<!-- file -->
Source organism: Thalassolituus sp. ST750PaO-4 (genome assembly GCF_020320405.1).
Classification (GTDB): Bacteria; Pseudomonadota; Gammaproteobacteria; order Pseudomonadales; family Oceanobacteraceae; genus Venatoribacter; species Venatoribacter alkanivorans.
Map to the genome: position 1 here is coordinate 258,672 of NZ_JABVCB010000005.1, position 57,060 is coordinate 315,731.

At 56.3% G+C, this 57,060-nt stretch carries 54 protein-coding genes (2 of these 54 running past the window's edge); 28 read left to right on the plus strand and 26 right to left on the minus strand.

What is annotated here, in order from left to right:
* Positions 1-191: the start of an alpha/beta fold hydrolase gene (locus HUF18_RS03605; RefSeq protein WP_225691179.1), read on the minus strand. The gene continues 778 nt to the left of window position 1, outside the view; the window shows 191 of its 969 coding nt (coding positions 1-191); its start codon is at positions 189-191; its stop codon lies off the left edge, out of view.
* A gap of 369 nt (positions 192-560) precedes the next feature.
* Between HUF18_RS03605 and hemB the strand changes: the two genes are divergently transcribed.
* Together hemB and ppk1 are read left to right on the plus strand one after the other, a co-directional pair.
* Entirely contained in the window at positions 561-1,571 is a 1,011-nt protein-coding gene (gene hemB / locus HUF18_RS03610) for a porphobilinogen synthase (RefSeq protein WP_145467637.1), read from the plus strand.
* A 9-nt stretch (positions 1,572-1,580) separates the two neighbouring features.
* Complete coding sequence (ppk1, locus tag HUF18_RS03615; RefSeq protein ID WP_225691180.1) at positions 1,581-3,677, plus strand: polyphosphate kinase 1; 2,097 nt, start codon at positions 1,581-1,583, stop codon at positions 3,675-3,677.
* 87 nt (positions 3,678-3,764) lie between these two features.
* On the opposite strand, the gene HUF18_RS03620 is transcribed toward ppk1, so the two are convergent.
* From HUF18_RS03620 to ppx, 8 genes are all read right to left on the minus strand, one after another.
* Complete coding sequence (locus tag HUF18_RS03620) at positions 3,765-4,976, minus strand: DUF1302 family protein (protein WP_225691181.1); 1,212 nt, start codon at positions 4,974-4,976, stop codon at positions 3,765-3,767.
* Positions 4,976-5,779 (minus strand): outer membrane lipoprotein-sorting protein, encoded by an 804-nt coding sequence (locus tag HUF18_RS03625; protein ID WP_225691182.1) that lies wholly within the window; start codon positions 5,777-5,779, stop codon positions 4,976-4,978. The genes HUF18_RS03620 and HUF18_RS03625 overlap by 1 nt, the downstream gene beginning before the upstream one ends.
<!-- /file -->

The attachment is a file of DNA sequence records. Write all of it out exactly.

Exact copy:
Source organism: Thalassolituus sp. ST750PaO-4 (genome assembly GCF_020320405.1).
Classification (GTDB): Bacteria; Pseudomonadota; Gammaproteobacteria; order Pseudomonadales; family Oceanobacteraceae; genus Venatoribacter; species Venatoribacter alkanivorans.
Map to the genome: position 1 here is coordinate 258,672 of NZ_JABVCB010000005.1, position 57,060 is coordinate 315,731.

At 56.3% G+C, this 57,060-nt stretch carries 54 protein-coding genes (2 of these 54 running past the window's edge); 28 read left to right on the plus strand and 26 right to left on the minus strand.

What is annotated here, in order from left to right:
* Positions 1-191: the start of an alpha/beta fold hydrolase gene (locus HUF18_RS03605; RefSeq protein WP_225691179.1), read on the minus strand. The gene continues 778 nt to the left of window position 1, outside the view; the window shows 191 of its 969 coding nt (coding positions 1-191); its start codon is at positions 189-191; its stop codon lies off the left edge, out of view.
* A gap of 369 nt (positions 192-560) precedes the next feature.
* Between HUF18_RS03605 and hemB the strand changes: the two genes are divergently transcribed.
* Together hemB and ppk1 are read left to right on the plus strand one after the other, a co-directional pair.
* Entirely contained in the window at positions 561-1,571 is a 1,011-nt protein-coding gene (gene hemB / locus HUF18_RS03610) for a porphobilinogen synthase (RefSeq protein WP_145467637.1), read from the plus strand.
* A 9-nt stretch (positions 1,572-1,580) separates the two neighbouring features.
* Complete coding sequence (ppk1, locus tag HUF18_RS03615; RefSeq protein ID WP_225691180.1) at positions 1,581-3,677, plus strand: polyphosphate kinase 1; 2,097 nt, start codon at positions 1,581-1,583, stop codon at positions 3,675-3,677.
* 87 nt (positions 3,678-3,764) lie between these two features.
* On the opposite strand, the gene HUF18_RS03620 is transcribed toward ppk1, so the two are convergent.
* From HUF18_RS03620 to ppx, 8 genes are all read right to left on the minus strand, one after another.
* Complete coding sequence (locus tag HUF18_RS03620) at positions 3,765-4,976, minus strand: DUF1302 family protein (protein WP_225691181.1); 1,212 nt, start codon at positions 4,974-4,976, stop codon at positions 3,765-3,767.
* Positions 4,976-5,779 (minus strand): outer membrane lipoprotein-sorting protein, encoded by an 804-nt coding sequence (locus tag HUF18_RS03625; protein ID WP_225691182.1) that lies wholly within the window; start codon positions 5,777-5,779, stop codon positions 4,976-4,978. The genes HUF18_RS03620 and HUF18_RS03625 overlap by 1 nt, the downstream gene beginning before the upstream one ends.